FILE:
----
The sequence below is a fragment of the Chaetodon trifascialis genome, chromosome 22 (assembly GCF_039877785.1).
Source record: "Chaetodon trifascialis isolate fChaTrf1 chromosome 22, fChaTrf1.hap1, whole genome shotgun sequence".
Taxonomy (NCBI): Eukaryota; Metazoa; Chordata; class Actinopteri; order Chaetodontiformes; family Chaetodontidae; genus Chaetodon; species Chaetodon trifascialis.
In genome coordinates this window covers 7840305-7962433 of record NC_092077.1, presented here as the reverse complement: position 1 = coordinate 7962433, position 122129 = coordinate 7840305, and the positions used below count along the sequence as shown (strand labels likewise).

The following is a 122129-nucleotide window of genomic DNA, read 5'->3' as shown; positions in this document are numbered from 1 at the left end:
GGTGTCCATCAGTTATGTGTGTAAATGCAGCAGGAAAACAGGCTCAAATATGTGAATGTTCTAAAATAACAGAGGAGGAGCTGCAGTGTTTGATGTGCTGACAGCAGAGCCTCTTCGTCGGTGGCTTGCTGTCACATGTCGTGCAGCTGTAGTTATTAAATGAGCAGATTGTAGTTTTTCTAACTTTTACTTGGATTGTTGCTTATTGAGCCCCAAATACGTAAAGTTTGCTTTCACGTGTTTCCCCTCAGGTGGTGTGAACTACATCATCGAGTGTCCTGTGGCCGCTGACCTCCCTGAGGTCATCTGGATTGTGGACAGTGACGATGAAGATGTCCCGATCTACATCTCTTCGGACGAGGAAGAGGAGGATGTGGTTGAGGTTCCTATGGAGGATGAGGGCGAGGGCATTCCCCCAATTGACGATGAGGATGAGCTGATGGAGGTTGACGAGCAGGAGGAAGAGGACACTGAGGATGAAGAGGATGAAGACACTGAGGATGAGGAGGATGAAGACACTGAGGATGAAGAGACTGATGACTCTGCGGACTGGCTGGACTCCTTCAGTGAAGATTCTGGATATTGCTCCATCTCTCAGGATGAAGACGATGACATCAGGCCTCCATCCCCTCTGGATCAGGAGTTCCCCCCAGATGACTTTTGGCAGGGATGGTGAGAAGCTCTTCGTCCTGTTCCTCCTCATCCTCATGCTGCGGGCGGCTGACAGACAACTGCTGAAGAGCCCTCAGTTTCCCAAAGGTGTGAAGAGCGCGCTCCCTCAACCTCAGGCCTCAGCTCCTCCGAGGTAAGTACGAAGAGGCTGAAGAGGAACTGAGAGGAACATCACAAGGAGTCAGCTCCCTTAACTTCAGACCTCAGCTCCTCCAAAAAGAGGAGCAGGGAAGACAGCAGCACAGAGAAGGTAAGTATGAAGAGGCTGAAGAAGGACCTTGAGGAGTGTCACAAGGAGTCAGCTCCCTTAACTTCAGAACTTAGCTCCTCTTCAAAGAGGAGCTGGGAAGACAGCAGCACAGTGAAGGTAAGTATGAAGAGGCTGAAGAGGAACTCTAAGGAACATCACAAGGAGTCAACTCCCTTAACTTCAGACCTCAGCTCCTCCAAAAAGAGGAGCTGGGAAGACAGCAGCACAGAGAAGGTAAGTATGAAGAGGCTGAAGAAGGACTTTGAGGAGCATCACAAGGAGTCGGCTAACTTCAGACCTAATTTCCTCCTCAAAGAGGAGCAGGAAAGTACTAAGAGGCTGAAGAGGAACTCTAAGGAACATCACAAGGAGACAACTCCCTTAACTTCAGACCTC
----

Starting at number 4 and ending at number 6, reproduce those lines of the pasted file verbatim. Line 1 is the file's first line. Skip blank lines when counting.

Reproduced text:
In genome coordinates this window covers 7840305-7962433 of record NC_092077.1, presented here as the reverse complement: position 1 = coordinate 7962433, position 122129 = coordinate 7840305, and the positions used below count along the sequence as shown (strand labels likewise).

The following is a 122129-nucleotide window of genomic DNA, read 5'->3' as shown; positions in this document are numbered from 1 at the left end:
GGTGTCCATCAGTTATGTGTGTAAATGCAGCAGGAAAACAGGCTCAAATATGTGAATGTTCTAAAATAACAGAGGAGGAGCTGCAGTGTTTGATGTGCTGACAGCAGAGCCTCTTCGTCGGTGGCTTGCTGTCACATGTCGTGCAGCTGTAGTTATTAAATGAGCAGATTGTAGTTTTTCTAACTTTTACTTGGATTGTTGCTTATTGAGCCCCAAATACGTAAAGTTTGCTTTCACGTGTTTCCCCTCAGGTGGTGTGAACTACATCATCGAGTGTCCTGTGGCCGCTGACCTCCCTGAGGTCATCTGGATTGTGGACAGTGACGATGAAGATGTCCCGATCTACATCTCTTCGGACGAGGAAGAGGAGGATGTGGTTGAGGTTCCTATGGAGGATGAGGGCGAGGGCATTCCCCCAATTGACGATGAGGATGAGCTGATGGAGGTTGACGAGCAGGAGGAAGAGGACACTGAGGATGAAGAGGATGAAGACACTGAGGATGAGGAGGATGAAGACACTGAGGATGAAGAGACTGATGACTCTGCGGACTGGCTGGACTCCTTCAGTGAAGATTCTGGATATTGCTCCATCTCTCAGGATGAAGACGATGACATCAGGCCTCCATCCCCTCTGGATCAGGAGTTCCCCCCAGATGACTTTTGGCAGGGATGGTGAGAAGCTCTTCGTCCTGTTCCTCCTCATCCTCATGCTGCGGGCGGCTGACAGACAACTGCTGAAGAGCCCTCAGTTTCCCAAAGGTGTGAAGAGCGCGCTCCCTCAACCTCAGGCCTCAGCTCCTCCGAGGTAAGTACGAAGAGGCTGAAGAGGAACTGAGAGGAACATCACAAGGAGTCAGCTCCCTTAACTTCAGACCTCAGCTCCTCCAAAAAGAGGAGCAGGGAAGACAGCAGCACAGAGAAGGTAAGTATGAAGAGGCTGAAGAAGGACCTTGAGGAGTGTCACAAGGAGTCAGCTCCCTTAACTTCAGAACTTAGCTCCTCTTCAAAGAGGAGCTGGGAAGACAGCAGCACAGTGAAGGTAAGTATGAAGAGGCTGAAGAGGAACTCTAAGGAACATCACAAGGAGTCAACTCCCTTAACTTCAGACCTCAGCTCCTCCAAAAAGAGGAGCTGGGAAGACAGCAGCACAGAGAAGGTAAGTATGAAGAGGCTGAAGAAGGACTTTGAGGAGCATCACAAGGAGTCGGCTAACTTCAGACCTAATTTCCTCCTCAAAGAGGAGCAGGAAAGTACTAAGAGGCTGAAGAGGAACTCTAAGGAACATCACAAGGAGACAACTCCCTTAACTTCAGACCTC